“We’d play places and people would throw pennies at us. To disarm them we’d stop playing and pick up all the coins. We thought, ‘That’ll teach ‘em. They won’t keep throwing now.’ We had pockets full of pennies.” –Paul McCartney

The lads were paid a grand total of £7.50 that night, which is 165 Euros in 2016, or just about $185 USD. Backstage that night, 17-year-old music fan Dave Fershaw, another young entrepreneur who was putting on music events on and around town, liked them so much he booked them for several more shows in different venues, which they also played throughout the year. In January alone they played twenty bookings and on four different occasions played in two different locations on the same night.

from left, Stu Sutcliffe, John Lennon, an unknown friend, George Harrison, Paul McCartney and Pete Best

Stu returned to Liverpool from Hamburg on January 20th. That night, he went to see the Beatles play in Lathom Hall. At the end of the night, John and Stu got into some kind of drunken scuffle with a group of other young drunks, perhaps for John shooting off his mouth as he was always prone to do and as depicted in the film “Backbeat” (1994). Legend has it that the rumble caused Stu Sutcliffe to get kicked in the head. Some, like Stu Sutcliffe’s sister, have suggested that it was John Lennon who kicked him in the head. Sutcliffe’s sister has claimed to have Stu’s diary where there is proof that this is so, but she has not herself backed her claim up with this or any other evidence.

In February, the Beatles started booking lunchtime and evening gigs in the Cavern. The Cavern’s attitude to them had changed drastically from the first time the group played there as the Quarrymen.

A man by the name of Al Sytner opened the Cavern in 1957 after he came back from Paris having been to several nightclubs there that were housed in cellars and old underground bombing shelters. Sytner went to look for a place just like that in Liverpool and found a cellar on 10 Mathew Street that would do quite nicely. He named it the Cavern and he made it a jazz club. When the Quarrymen played in 1958 before George and Pete, they were allowed to play skiffle, but not rock ‘n’ roll. Sytner felt that neither his crowd nor he could tolerate that kind of music. Of course, John Lennon wouldn’t have that and launched into Elvis Presley’s “Don’t Be Cruel” after playing a set of standard skiffle tunes. Sytner pushed his way to the front of the stage and handed Lennon a note with “Cut out the bloody rock & roll” scrawled on it.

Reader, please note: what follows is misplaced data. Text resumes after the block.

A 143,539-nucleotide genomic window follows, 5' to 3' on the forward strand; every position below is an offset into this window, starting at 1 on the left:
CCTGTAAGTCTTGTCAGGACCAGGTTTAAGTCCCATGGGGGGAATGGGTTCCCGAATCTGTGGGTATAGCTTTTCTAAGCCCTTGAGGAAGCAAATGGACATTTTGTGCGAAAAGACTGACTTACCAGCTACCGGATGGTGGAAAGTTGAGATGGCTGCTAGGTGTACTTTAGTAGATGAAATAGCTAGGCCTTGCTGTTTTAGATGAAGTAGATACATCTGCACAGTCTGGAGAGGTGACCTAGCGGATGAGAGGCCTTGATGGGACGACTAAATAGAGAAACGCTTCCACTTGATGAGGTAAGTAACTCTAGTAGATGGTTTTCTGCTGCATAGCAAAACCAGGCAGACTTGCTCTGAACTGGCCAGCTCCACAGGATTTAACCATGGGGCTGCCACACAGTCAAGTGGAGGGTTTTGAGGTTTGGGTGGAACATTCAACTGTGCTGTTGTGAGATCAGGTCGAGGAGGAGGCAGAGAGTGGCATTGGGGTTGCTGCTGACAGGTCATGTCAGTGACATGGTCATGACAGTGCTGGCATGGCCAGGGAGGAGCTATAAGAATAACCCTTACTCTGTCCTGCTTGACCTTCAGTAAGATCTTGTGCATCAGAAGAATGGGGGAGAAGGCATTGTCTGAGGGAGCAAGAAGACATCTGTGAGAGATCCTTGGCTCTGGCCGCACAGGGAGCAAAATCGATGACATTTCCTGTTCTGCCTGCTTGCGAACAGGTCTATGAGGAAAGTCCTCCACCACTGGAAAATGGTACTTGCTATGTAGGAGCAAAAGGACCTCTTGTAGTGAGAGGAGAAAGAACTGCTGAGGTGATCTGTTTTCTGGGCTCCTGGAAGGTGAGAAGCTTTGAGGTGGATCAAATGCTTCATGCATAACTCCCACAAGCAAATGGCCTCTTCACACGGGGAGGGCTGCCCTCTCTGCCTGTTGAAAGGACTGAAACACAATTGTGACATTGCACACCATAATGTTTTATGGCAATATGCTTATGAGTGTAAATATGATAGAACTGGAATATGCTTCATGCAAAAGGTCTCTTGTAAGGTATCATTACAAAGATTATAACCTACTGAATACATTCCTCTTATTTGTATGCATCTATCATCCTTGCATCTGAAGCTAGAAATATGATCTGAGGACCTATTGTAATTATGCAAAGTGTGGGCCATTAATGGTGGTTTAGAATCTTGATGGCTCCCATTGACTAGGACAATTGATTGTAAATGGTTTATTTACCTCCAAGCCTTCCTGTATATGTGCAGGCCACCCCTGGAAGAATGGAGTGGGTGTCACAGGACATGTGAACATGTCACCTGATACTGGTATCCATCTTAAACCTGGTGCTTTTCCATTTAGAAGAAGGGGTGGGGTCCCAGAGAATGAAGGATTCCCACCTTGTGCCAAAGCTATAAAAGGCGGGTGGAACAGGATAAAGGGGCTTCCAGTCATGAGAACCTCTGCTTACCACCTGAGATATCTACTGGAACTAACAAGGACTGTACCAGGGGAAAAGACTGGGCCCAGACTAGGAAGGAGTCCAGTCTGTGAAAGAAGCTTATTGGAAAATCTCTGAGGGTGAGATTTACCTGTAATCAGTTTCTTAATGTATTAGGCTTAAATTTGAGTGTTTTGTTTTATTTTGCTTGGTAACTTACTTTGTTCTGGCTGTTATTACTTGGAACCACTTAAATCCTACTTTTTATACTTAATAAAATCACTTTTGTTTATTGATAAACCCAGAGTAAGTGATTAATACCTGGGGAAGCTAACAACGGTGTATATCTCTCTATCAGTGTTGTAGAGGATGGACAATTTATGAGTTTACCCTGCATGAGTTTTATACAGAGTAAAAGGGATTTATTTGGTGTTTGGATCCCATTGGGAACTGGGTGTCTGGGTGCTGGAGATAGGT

The Beatles performing in the Cavern Club; 1961

Sytner sold the Cavern to Ray McFall in 1959. McFall broadened the Cavern audience by establishing beat nights in which rock & roll groups like Rory Storm and the Hurricanes could come and play. On February 9th, 1961, the Beatles played together as John, Paul, George and Pete for the first time.

“We used to play lunchtime dates. We’d get up and go down to the Cavern and play from noon ’til about two. It was very casual. We’d have our tea and sandwiches and cigarettes on stage, sing a couple of tunes and tell a few jokes.” –George Harrison

Stu Sutcliffe had left the Beatles not just to stay in Hamburg but primarily because his first love was art and painting, not music. Still, he maintained his close friendship with the group, particularly John. When he returned to Liverpool on January 20th, it was to nurse a case of tonsillitis. Once he got better, he planned to apply for an Art Teacher’s Diploma course at the Liverpool College of Art but was ultimately turned down, so he applied at the Hamburg College of Art where he was accepted.